In estate planning, there are a few key roles that must get filled in order for things to go smoothly. One of these is the executor of the estate. The executor is responsible for carrying out the wishes of the person who created the will, and they play a vital role in ensuring that things are done correctly and according to the law.
Who is an executor?
The executor is the person named in a will to introduce the document in the probate court and carry out the instructions in it. If you’re named as an executor, it is important to understand what your role is, what powers you hold and what responsibilities you have to the beneficiaries of the estate.
The responsibilities of an executor
One of the most important responsibilities of an executor is to locate and gather all of the assets of the estate. This includes property, bank accounts, investments and life insurance policies. Once all of the assets have been gathered, the executor will then need to pay any debts and taxes owed. After this is done, the executor will distribute the remaining assets to the beneficiaries according to the instructions in the will.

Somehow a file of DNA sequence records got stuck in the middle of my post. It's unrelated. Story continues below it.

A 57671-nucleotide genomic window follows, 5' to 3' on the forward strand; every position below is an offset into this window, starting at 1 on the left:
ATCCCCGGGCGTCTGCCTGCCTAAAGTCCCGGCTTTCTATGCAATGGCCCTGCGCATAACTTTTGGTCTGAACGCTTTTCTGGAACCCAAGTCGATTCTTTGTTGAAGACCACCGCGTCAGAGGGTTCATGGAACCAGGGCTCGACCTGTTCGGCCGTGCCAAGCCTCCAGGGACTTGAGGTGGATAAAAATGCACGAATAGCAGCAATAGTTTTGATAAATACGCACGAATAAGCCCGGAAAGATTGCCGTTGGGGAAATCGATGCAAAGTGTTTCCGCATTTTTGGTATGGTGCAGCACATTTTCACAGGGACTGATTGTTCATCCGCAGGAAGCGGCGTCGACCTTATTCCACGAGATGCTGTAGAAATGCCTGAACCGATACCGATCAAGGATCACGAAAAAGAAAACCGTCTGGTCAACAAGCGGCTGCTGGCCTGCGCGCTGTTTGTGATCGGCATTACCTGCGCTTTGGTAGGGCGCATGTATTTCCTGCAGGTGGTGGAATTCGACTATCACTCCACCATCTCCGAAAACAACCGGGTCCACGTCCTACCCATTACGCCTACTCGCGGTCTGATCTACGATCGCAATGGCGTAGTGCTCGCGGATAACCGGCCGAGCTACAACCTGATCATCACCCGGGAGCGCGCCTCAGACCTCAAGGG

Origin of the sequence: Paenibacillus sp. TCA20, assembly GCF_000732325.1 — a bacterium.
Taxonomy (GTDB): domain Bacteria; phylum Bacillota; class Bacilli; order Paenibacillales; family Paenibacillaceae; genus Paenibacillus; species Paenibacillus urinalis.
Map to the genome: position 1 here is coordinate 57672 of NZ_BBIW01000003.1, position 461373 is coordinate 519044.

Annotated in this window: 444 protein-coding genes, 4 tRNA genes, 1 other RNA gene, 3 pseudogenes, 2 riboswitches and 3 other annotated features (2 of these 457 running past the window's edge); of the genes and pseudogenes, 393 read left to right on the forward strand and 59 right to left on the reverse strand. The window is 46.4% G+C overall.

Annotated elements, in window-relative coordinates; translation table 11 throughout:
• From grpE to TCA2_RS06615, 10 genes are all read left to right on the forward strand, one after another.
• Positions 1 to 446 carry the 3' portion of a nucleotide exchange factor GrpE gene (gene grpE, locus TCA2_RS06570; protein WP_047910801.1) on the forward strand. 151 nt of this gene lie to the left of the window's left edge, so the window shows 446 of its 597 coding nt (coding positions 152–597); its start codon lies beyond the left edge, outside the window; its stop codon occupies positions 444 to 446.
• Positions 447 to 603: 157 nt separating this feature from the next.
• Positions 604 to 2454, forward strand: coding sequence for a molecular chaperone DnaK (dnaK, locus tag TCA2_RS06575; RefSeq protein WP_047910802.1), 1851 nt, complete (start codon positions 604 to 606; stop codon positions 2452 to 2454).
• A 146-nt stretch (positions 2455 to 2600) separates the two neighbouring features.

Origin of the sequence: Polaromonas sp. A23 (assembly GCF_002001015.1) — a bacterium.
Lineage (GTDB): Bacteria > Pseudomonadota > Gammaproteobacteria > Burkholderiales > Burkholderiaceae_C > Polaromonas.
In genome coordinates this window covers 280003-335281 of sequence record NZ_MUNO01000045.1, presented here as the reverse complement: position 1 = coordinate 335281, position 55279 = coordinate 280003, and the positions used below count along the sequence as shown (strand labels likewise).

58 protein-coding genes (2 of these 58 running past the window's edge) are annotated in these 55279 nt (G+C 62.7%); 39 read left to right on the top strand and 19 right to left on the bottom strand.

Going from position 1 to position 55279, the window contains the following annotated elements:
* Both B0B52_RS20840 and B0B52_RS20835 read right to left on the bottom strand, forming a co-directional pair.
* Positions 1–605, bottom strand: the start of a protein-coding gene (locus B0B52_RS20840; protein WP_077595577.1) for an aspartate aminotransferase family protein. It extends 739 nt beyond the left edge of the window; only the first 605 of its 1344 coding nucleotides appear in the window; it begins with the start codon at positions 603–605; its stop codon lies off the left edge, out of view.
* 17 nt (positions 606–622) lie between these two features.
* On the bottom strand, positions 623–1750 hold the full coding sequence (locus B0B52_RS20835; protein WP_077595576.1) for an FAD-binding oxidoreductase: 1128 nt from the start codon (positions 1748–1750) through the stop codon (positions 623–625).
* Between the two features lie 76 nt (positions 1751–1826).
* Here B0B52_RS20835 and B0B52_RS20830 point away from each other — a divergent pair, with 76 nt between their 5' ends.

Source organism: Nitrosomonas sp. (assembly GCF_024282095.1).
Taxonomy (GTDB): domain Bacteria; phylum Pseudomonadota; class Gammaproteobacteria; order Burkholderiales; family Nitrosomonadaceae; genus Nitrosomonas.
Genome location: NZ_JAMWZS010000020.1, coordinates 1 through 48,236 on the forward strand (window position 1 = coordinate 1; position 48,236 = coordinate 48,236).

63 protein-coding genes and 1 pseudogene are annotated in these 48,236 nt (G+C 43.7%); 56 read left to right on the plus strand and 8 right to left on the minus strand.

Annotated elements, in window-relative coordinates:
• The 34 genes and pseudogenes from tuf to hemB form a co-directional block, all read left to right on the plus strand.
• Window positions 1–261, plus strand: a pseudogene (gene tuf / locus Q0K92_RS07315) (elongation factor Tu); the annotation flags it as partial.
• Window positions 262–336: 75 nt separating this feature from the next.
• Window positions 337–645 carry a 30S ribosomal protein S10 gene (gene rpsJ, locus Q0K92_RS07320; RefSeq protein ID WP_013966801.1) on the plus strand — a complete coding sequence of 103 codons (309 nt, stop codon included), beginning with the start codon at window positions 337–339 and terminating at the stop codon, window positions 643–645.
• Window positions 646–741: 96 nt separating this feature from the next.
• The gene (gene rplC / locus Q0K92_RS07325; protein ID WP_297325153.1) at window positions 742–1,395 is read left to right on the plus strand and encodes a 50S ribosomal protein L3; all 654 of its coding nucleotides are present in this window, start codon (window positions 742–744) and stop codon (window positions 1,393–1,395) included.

What happens when there is a dispute?
If there is a dispute among the beneficiaries, or if the executor is not carrying out their duties properly, it is possible for someone to file a petition with the court to have the executor removed. It is also possible for the court to appoint a new executor if it finds that this is necessary.
If you have been named as an executor, it is important to ensure that you are carrying out your duties correctly. Executors have a lot of responsibility, and if things are not done correctly, it can lead to delays, problems and even lawsuits.